"Science does not, so far as we know, produce theories which are true or even highly
probable. Although rare, it sometimes happens that a theory exactly predicts an
experimental outcome. When that desirable result is achieved, there is cause for
general rejoicing. It is far more common for the predictions deduced from a theory
to come close to reproducing the data which constitute a specific problem, but with
no exact coincidence of results. ... Empirical problems are frequently solved because,
for problem solving purposes, we do not require an exact, but only an approximate,
resemblance between theoretical results and experimental ones."
Larry Laudan, Progress and its Problems. Berkeley, CA: University of California Press, 1977, pp. 23, 224
"Essentially, all models are wrong, but some are useful."
Box, G. E. P., and Draper, N. R., (1987), Empirical Model Building and Response Surfaces, John Wiley & Sons, New York, NY.
"Measurement appears to require that three conditions be met. The first of these conditions is that one have a working concept of the character to be measured. A psychologist needs a clear notion of what intelligence is before he constructs a test to measure it. Binet, for example, struggled for some years to get an idea of the character he ought to be trying to measure. The crystallization of a clear concept of what one desires to measure is often a critical point in the development of a field of research. In early work, the concept must almost necessarily be vague and nebulous, representing a sort of groping for something that will satisfy a certain purpose. The measurements resulting from such a concept naturally contain an abundance of spurious elements. The cultivation and delimitation of a valid concept of a critical variable is in itself an important contribution to measurement.
"The second necessary condition of measurement is a satisfactory representation of the character to be measured, in the amount that is exhibited by the phenomenon [e.g., student ability]. By a satisfactory representation, we mean one that is perceptible, accurate, and convenient. In some cases, this is equivalent to saying that, for characteristics which are not directly perceptible, an objectifying function or agent [e.g., a test item] must be found.
"This brings us to our third condition for measurement, which is a basis for quantitative comparison. Measurement is essentially a "more-than" or "less- than" type of comparison between a reference point (usually a mark on a scale) and the phenomenon. Measurement in terms of units which are equal, fixed, and standardized, is of course ordinarily to be preferred where it is possible. In the first place, such measurements can be readily recorded and transmitted to others. In the second place, they ordinarily convey more significance to a larger number of people than do unequal units, or values having special significance because of certain unique experiences connected with them. In the third place, they facilitate - in fact they make possible - quantitative science, with its many interrelations, expressed as laws and functions. To utilize units which do not correspond to our number system (in the sense of equal increments) would be to inject hopeless confusion into problems that are at best baffling."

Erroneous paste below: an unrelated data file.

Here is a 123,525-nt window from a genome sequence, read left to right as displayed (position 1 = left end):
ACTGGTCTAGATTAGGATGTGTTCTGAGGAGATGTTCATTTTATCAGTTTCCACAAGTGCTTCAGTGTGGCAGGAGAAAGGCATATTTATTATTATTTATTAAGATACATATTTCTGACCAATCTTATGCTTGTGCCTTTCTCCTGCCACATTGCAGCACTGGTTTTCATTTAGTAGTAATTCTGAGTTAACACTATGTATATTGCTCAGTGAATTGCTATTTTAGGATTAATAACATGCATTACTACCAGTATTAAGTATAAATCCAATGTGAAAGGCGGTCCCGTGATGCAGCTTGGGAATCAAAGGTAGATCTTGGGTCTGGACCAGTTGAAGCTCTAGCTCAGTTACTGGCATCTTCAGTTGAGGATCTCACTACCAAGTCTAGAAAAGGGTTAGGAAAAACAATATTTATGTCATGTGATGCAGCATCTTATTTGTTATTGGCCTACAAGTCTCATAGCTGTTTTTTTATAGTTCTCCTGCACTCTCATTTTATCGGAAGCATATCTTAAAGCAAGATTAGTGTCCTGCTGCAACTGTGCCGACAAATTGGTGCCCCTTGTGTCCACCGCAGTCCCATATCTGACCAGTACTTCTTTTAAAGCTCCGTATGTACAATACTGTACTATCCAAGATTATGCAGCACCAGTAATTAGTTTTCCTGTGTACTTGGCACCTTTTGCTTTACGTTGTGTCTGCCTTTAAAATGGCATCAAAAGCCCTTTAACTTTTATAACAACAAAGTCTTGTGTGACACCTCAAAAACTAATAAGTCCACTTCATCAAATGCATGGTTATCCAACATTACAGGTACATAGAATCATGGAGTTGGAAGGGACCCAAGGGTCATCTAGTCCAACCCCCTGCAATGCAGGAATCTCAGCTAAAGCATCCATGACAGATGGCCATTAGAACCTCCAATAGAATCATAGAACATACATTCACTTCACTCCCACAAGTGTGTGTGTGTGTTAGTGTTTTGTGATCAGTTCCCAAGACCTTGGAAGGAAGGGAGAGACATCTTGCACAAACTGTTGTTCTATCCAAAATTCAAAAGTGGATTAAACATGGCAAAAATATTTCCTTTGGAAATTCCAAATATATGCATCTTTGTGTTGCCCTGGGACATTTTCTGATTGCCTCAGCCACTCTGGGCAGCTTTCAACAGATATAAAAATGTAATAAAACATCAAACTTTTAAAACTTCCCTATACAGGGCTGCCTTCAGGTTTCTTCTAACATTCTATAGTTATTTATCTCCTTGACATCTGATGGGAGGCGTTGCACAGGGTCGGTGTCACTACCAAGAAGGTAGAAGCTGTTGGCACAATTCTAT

Douglas E. Scates, excerpted from Psychometrika, March 1937, Vol. 2, No.1, p. 27-34.
"G. Rasch's Probabilistic Models.. book represents an attempt to
create new paths for scientific behavioral statistics which, till now, have confused
groups with individuals... We encourage as many people as possible to obtain and
read the book."
from a 1962 review by Sven Rydberg, University of Stockholm, Nordisk Psykologi, 14(7), p.347-8.
RMT 7:3 Quotations and Notations. Rasch Measurement Transactions, 1993, 7:3 p.312ff.
|Rasch Measurement Transactions (free, online)||Rasch Measurement research papers (free, online)||Probabilistic Models for Some Intelligence and Attainment Tests, Georg Rasch||Applying the Rasch Model 3rd. Ed., Bond & Fox||Best Test Design, Wright & Stone|
|Rating Scale Analysis, Wright & Masters||Introduction to Rasch Measurement, E. Smith & R. Smith||Introduction to Many-Facet Rasch Measurement, Thomas Eckes||Invariant Measurement: Using Rasch Models in the Social, Behavioral, and Health Sciences, George Engelhard, Jr.||Statistical Analyses for Language Testers, Rita Green|
|Rasch Models: Foundations, Recent Developments, and Applications, Fischer & Molenaar||Journal of Applied Measurement||Rasch models for measurement, David Andrich||Constructing Measures, Mark Wilson||Rasch Analysis in the Human Sciences, Boone, Stave, Yale|
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